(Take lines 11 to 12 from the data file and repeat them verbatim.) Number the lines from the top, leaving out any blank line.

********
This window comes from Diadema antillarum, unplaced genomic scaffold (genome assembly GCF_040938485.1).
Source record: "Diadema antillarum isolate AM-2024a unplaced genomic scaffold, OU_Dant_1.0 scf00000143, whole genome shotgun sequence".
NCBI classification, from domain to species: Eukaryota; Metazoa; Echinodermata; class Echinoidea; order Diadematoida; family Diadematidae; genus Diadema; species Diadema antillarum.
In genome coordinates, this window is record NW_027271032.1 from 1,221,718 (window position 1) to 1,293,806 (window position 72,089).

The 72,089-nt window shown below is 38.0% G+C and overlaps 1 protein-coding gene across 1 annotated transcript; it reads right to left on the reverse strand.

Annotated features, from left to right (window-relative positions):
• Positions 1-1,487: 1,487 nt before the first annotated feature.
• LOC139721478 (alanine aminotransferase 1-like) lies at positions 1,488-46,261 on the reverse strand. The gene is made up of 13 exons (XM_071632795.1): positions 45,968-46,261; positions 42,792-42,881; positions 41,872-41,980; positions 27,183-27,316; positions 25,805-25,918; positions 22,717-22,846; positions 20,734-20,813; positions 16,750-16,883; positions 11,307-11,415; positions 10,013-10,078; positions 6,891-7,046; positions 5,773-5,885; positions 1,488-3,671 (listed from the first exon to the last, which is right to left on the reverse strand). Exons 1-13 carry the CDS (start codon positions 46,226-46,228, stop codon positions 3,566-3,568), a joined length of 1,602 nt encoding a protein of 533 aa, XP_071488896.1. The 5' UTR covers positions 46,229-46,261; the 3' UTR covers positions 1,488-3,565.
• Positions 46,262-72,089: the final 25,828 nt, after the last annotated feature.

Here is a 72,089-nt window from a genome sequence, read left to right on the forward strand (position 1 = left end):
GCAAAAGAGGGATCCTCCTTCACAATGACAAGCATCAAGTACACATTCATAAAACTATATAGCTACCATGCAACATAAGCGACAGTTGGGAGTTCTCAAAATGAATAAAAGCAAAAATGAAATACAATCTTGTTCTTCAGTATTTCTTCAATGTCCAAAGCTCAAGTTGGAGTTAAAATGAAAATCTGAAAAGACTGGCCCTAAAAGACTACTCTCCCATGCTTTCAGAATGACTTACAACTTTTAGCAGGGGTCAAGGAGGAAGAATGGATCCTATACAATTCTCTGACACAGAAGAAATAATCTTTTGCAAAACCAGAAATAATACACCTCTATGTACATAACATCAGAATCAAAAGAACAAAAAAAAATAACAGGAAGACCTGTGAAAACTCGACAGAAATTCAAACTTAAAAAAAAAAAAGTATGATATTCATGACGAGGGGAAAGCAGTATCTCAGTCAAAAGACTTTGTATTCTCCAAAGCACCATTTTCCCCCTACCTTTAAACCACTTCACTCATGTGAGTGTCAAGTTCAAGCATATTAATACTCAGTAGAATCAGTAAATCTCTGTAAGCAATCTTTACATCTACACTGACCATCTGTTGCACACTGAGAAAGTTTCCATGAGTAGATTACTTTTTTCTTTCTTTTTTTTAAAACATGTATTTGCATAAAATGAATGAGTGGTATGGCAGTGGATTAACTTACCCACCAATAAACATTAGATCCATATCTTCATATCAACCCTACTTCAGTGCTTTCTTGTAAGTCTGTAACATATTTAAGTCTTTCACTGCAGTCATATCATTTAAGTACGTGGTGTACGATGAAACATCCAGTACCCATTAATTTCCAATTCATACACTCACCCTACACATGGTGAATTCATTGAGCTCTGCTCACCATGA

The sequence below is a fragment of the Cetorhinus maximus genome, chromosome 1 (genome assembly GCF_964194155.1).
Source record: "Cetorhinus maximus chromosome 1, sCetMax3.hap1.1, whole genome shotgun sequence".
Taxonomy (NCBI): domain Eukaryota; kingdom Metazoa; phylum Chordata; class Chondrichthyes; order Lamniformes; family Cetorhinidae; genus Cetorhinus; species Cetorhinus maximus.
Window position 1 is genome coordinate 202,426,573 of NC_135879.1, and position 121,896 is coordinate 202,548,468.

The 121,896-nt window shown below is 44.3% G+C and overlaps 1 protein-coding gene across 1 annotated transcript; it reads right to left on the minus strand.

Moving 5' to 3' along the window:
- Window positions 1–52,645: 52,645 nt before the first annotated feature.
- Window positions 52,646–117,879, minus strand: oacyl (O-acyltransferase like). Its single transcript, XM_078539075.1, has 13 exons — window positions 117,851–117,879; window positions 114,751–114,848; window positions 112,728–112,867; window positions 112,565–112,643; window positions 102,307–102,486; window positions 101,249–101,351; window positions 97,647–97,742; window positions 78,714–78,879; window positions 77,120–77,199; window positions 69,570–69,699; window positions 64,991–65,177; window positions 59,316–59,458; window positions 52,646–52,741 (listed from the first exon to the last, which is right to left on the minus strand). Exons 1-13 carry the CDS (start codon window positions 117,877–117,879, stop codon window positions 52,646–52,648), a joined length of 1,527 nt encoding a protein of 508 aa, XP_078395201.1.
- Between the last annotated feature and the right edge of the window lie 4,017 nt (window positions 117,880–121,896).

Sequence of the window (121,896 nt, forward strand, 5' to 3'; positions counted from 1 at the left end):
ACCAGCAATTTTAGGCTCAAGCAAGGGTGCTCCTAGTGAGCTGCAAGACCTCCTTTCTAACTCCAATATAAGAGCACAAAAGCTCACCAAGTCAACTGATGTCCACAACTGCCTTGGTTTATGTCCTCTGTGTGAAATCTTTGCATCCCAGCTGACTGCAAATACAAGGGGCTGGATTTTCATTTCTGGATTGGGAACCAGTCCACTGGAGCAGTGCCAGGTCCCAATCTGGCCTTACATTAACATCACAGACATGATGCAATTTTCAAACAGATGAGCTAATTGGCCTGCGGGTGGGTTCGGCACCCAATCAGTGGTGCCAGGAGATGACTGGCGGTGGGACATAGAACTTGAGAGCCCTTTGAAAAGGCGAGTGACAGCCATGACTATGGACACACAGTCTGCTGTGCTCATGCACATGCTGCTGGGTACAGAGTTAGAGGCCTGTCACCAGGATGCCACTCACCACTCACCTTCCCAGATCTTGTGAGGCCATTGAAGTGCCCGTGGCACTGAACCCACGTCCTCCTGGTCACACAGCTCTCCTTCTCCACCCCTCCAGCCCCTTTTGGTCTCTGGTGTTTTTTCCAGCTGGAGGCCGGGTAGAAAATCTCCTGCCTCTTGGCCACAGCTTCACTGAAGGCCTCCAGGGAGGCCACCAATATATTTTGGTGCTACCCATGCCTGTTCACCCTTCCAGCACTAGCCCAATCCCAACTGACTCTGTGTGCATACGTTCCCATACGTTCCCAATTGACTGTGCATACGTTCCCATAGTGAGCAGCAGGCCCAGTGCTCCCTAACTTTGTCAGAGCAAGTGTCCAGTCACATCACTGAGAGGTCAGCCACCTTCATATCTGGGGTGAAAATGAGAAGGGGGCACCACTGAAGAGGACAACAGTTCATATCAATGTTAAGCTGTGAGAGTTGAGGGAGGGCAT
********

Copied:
GCAAAAGAGGGATCCTCCTTCACAATGACAAGCATCAAGTACACATTCATAAAACTATATAGCTACCATGCAACATAAGCGACAGTTGGGAGTTCTCAAAATGAATAAAAGCAAAAATGAAATACAATCTTGTTCTTCAGTATTTCTTCAATGTCCAAAGCTCAAGTTGGAGTTAAAATGAAAATCTGAAAAGACTGGCCCTAAAAGACTACTCTCCCATGCTTTCAGAATGACTTACAACTTTTAGCAGGGGTCAAGGAGGAAGAATGGATCCTATACAATTCTCTGACACAGAAGAAATAATCTTTTGCAAAACCAGAAATAATACACCTCTATGTACATAACATCAGAATCAAAAGAACAAAAAAAAATAACAGGAAGACCTGTGAAAACTCGACAGAAATTCAAACTTAAAAAAAAAAAAGTATGATATTCATGACGAGGGGAAAGCAGTATCTCAGTCAAAAGACTTTGTATTCTCCAAAGCACCATTTTCCCCCTACCTTTAAACCACTTCACTCATGTGAGTGTCAAGTTCAAGCATATTAATACTCAGTAGAATCAGTAAATCTCTGTAAGCAATCTTTACATCTACACTGACCATCTGTTGCACACTGAGAAAGTTTCCATGAGTAGATTACTTTTTTCTTTCTTTTTTTTAAAACATGTATTTGCATAAAATGAATGAGTGGTATGGCAGTGGATTAACTTACCCACCAATAAACATTAGATCCATATCTTCATATCAACCCTACTTCAGTGCTTTCTTGTAAGTCTGTAACATATTTAAGTCTTTCACTGCAGTCATATCATTTAAGTACGTGGTGTACGATGAAACATCCAGTACCCATTAATTTCCAATTCATACACTCACCCTACACATGGTGAATTCATTGAGCTCTGCTCACCATGA

The sequence below is a fragment of the Cetorhinus maximus genome, chromosome 1 (genome assembly GCF_964194155.1).